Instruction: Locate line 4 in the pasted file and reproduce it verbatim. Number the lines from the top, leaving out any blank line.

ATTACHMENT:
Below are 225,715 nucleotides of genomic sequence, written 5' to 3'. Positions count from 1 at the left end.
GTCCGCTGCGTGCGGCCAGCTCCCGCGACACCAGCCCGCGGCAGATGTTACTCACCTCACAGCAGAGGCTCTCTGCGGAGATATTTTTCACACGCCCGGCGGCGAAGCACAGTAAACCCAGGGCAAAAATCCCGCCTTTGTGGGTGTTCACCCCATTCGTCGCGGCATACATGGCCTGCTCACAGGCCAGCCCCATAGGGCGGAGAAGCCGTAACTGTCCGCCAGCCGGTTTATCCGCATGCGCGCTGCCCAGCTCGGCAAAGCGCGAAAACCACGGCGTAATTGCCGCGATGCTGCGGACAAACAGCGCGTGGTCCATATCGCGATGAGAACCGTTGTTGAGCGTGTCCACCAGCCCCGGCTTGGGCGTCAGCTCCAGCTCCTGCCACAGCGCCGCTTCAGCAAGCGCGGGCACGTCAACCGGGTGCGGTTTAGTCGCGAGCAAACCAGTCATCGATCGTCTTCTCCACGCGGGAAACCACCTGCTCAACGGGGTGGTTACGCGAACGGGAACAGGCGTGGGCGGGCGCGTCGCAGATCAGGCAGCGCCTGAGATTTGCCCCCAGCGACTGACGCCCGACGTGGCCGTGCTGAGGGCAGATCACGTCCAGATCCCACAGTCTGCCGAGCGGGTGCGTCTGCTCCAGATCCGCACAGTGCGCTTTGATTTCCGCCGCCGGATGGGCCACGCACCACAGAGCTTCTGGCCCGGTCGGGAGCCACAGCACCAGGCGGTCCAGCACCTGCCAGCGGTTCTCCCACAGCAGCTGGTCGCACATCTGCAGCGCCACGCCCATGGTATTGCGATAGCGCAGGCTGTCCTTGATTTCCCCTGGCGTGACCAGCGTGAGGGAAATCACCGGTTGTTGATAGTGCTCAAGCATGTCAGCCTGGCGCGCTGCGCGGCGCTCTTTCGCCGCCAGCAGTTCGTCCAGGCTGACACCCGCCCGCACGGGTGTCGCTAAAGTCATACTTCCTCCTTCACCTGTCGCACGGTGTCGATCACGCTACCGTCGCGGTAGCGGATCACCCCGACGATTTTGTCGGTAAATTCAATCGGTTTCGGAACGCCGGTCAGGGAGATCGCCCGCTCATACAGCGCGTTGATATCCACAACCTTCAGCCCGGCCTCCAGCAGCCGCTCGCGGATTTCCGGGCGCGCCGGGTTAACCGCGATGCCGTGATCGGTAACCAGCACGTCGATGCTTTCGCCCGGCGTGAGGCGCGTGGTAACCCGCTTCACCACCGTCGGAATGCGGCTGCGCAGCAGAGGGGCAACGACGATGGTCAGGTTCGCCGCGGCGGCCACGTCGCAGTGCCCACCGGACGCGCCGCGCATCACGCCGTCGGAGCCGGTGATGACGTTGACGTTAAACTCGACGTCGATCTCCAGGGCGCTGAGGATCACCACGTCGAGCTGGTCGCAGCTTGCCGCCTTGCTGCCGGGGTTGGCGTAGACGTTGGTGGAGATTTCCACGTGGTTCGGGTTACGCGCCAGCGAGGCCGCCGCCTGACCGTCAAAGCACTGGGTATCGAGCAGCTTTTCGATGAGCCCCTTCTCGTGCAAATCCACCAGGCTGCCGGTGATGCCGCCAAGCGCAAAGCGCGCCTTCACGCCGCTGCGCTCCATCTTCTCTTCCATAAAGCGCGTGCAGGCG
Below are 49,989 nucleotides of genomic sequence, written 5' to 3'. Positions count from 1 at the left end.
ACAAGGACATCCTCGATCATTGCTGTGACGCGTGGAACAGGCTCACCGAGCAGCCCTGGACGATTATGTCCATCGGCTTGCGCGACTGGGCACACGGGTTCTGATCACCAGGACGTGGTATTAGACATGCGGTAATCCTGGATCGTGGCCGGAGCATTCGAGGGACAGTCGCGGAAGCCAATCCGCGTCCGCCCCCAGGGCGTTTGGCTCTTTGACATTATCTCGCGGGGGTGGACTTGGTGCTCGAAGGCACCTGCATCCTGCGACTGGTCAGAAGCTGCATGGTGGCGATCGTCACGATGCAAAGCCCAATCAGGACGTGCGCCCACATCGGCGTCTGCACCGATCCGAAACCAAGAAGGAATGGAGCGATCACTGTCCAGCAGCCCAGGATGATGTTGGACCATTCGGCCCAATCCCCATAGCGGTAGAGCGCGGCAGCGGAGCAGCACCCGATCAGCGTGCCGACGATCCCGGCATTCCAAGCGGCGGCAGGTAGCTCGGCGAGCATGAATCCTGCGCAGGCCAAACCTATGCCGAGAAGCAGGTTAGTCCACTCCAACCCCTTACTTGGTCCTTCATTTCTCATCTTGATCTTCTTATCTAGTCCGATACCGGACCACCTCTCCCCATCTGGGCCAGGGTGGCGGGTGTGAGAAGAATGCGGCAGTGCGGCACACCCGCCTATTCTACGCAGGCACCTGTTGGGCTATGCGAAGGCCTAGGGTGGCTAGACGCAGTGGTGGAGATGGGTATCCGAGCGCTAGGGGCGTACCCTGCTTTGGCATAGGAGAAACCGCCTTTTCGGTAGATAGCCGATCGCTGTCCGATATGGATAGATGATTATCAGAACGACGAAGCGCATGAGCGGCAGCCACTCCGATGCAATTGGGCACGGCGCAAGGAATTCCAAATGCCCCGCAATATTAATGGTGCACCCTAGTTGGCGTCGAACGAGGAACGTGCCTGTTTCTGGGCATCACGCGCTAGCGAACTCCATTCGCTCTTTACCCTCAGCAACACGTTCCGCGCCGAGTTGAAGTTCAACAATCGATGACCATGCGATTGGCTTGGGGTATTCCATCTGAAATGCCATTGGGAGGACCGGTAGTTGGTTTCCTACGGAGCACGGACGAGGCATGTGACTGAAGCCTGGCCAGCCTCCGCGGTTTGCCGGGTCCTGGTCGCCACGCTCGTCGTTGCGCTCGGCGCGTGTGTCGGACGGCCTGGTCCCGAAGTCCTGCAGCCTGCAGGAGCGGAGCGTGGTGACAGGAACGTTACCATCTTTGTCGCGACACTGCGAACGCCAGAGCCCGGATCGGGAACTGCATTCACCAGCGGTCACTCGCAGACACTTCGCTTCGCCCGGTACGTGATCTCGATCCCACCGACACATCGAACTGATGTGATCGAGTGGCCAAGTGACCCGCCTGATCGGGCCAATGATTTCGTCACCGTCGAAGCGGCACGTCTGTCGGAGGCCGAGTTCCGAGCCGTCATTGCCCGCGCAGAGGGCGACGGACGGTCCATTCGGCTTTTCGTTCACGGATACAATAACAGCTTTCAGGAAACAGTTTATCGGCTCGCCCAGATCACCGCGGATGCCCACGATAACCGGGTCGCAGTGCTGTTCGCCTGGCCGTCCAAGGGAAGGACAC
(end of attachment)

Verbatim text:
ACAAGGACATCCTCGATCATTGCTGTGACGCGTGGAACAGGCTCACCGAGCAGCCCTGGACGATTATGTCCATCGGCTTGCGCGACTGGGCACACGGGTTCTGATCACCAGGACGTGGTATTAGACATGCGGTAATCCTGGATCGTGGCCGGAGCATTCGAGGGACAGTCGCGGAAGCCAATCCGCGTCCGCCCCCAGGGCGTTTGGCTCTTTGACATTATCTCGCGGGGGTGGACTTGGTGCTCGAAGGCACCTGCATCCTGCGACTGGTCAGAAGCTGCATGGTGGCGATCGTCACGATGCAAAGCCCAATCAGGACGTGCGCCCACATCGGCGTCTGCACCGATCCGAAACCAAGAAGGAATGGAGCGATCACTGTCCAGCAGCCCAGGATGATGTTGGACCATTCGGCCCAATCCCCATAGCGGTAGAGCGCGGCAGCGGAGCAGCACCCGATCAGCGTGCCGACGATCCCGGCATTCCAAGCGGCGGCAGGTAGCTCGGCGAGCATGAATCCTGCGCAGGCCAAACCTATGCCGAGAAGCAGGTTAGTCCACTCCAACCCCTTACTTGGTCCTTCATTTCTCATCTTGATCTTCTTATCTAGTCCGATACCGGACCACCTCTCCCCATCTGGGCCAGGGTGGCGGGTGTGAGAAGAATGCGGCAGTGCGGCACACCCGCCTATTCTACGCAGGCACCTGTTGGGCTATGCGAAGGCCTAGGGTGGCTAGACGCAGTGGTGGAGATGGGTATCCGAGCGCTAGGGGCGTACCCTGCTTTGGCATAGGAGAAACCGCCTTTTCGGTAGATAGCCGATCGCTGTCCGATATGGATAGATGATTATCAGAACGACGAAGCGCATGAGCGGCAGCCACTCCGATGCAATTGGGCACGGCGCAAGGAATTCCAAATGCCCCGCAATATTAATGGTGCACCCTAGTTGGCGTCGAACGAGGAACGTGCCTGTTTCTGGGCATCACGCGCTAGCGAACTCCATTCGCTCTTTACCCTCAGCAACACGTTCCGCGCCGAGTTGAAGTTCAACAATCGATGACCATGCGATTGGCTTGGGGTATTCCATCTGAAATGCCATTGGGAGGACCGGTAGTTGGTTTCCTACGGAGCACGGACGAGGCATGTGACTGAAGCCTGGCCAGCCTCCGCGGTTTGCCGGGTCCTGGTCGCCACGCTCGTCGTTGCGCTCGGCGCGTGTGTCGGACGGCCTGGTCCCGAAGTCCTGCAGCCTGCAGGAGCGGAGCGTGGTGACAGGAACGTTACCATCTTTGTCGCGACACTGCGAACGCCAGAGCCCGGATCGGGAACTGCATTCACCAGCGGTCACTCGCAGACACTTCGCTTCGCCCGGTACGTGATCTCGATCCCACCGACACATCGAACTGATGTGATCGAGTGGCCAAGTGACCCGCCTGATCGGGCCAATGATTTCGTCACCGTCGAAGCGGCACGTCTGTCGGAGGCCGAGTTCCGAGCCGTCATTGCCCGCGCAGAGGGCGACGGACGGTCCATTCGGCTTTTCGTTCACGGATACAATAACAGCTTTCAGGAAACAGTTTATCGGCTCGCCCAGATCACCGCGGATGCCCACGATAACCGGGTCGCAGTGCTGTTCGCCTGGCCGTCCAAGGGAAGGACAC